How to Avoid Unpleasant I-9 Audits
Complying with I-9 and E-Verify requirements is a hot topic at employment law conferences across the country. These days it’s nearly impossible to avoid the topic of immigration and given the current political climate, you have every reason to be concerned about your business being targeted for I-9 Audits.
How do I prevent I-9 Audits or visits from Immigration and Customs Enforcement (ICE)?
While there is no way to predict or prevent a visit from ICE, your first line of defense is avoidance. In many cases, ICE raids are prompted by the results of a previous investigation. Whether it’s a Department of Labor complaint or an I-9 audit, as an employer you could be flagged for an investigation that will expose your business to unwanted scrutiny. By staying vigilant with immigration compliance and by following standard business practices associated with all applicable employment laws, you can minimize the amount of attention your organization receives.
A big compliance piece is making sure your I-9 forms are properly completed and knowing exactly what you are responsible for as the employer. First, start by ensuring that you have an I-9 for every employee on your payroll. When reviewing documents (yes, you must physically inspect the original document), you don’t have to be a document expert but you will be held accountable if you accept a document that does not appear to belong to your employee and/or that does not reasonably appear to be genuine. Reviewing documents for each and every employee within 3 days of hire (the requirement) will ensure that you do not waste time or money training an employee that you are unable to hire and will ensure that you don’t find yourself in a situation where you want/NEED to hire someone you KNOW you cannot lawfully employ.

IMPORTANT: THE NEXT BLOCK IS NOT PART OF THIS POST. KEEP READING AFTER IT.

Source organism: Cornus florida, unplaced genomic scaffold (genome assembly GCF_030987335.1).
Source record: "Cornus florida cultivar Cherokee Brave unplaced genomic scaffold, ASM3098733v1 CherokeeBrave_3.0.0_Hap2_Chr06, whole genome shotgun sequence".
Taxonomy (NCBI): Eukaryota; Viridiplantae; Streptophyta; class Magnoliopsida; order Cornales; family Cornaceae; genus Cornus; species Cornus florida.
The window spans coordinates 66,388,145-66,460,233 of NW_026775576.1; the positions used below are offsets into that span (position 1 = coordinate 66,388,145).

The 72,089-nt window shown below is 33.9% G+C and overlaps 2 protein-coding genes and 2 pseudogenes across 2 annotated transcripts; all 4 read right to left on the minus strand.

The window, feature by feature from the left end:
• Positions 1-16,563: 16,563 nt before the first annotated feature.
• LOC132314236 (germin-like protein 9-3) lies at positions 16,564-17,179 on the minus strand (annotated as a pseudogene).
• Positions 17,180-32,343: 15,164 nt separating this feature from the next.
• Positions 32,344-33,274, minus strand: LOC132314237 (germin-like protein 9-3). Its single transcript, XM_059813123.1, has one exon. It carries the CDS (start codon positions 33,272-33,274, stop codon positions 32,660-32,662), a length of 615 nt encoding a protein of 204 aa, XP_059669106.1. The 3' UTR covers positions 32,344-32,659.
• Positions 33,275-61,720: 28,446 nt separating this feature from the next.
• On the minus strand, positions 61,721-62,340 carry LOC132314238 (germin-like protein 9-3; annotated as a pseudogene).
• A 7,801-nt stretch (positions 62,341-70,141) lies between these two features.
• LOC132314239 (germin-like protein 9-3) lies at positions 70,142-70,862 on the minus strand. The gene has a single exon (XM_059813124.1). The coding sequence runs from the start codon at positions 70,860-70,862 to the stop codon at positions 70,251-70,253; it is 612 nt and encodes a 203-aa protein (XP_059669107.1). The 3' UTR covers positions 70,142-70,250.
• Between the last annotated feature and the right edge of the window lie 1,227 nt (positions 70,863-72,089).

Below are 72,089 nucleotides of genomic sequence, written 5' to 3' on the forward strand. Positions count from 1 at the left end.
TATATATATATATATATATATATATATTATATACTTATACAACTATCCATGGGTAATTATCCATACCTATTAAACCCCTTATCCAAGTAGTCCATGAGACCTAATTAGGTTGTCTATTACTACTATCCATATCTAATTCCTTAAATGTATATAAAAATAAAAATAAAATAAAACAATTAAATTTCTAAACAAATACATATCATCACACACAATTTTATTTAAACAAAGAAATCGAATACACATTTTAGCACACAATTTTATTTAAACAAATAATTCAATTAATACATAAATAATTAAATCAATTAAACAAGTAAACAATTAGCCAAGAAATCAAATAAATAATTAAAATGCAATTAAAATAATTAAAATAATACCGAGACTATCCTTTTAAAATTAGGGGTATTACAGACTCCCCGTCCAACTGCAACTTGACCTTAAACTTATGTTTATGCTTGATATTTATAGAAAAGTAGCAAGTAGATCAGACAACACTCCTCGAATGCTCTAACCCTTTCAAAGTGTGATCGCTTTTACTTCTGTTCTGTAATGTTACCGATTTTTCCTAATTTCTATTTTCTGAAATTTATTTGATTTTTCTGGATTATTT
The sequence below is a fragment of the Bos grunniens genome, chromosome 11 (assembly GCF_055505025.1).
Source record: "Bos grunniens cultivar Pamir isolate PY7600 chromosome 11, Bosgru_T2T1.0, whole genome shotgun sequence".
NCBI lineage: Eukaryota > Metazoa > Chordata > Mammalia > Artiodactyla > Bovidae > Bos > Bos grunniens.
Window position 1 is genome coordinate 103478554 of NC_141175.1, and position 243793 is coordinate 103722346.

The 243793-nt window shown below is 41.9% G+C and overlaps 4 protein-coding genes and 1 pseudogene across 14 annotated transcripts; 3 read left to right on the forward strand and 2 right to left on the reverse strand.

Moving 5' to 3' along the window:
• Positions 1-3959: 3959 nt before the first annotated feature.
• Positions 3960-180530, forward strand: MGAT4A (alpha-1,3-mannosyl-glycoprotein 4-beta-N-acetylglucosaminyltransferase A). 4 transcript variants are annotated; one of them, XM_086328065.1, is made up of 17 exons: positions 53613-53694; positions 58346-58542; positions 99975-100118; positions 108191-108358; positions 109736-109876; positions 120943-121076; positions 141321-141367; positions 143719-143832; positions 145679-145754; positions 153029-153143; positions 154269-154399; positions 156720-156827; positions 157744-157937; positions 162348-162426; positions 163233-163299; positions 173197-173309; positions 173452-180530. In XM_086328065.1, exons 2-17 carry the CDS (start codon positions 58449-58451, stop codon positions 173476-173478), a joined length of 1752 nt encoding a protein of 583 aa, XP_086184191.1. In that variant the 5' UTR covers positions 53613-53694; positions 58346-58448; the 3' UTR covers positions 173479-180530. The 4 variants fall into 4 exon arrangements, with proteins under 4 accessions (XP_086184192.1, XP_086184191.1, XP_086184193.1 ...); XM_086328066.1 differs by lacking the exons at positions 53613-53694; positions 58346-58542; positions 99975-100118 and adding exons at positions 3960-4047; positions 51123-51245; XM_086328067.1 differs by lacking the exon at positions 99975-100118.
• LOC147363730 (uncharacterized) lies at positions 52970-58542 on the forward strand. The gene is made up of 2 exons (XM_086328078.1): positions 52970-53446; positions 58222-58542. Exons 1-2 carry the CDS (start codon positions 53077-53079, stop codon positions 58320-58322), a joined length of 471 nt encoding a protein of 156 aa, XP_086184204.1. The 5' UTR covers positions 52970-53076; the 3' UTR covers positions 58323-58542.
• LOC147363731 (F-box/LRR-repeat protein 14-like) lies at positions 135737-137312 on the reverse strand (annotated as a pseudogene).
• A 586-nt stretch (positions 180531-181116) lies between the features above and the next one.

When do I need a I-9 form?
When rehiring employees, you don’t necessarily have to complete a new I-9. Section 3 of the I-9, Re-verification and Rehires, is designed to capture updated information when an employee’s documentation of employment authorization as expired or when rehiring an employee within 3 years of the date the I-9 was originally completed. What that means you don’t necessarily need to complete a NEW I-9 each time the employee is rehired.
Finally, know your rights and prepare your workforce. There are many immigrant rights organizations that can guide you through the process and best practices. Look for a local immigration resource to build a plan that will help you protect your employees and will prepare you for a visit from ICE.
Could you use some help from a document expert to go through your employee files? Maybe you would like to talk to an HR Advisor about other employee issues. Reach out to us today. We can help.
Ready to speak with an HR Advisor to discuss an I-9 Audit?
Contact us or give us a call at 505.715.5700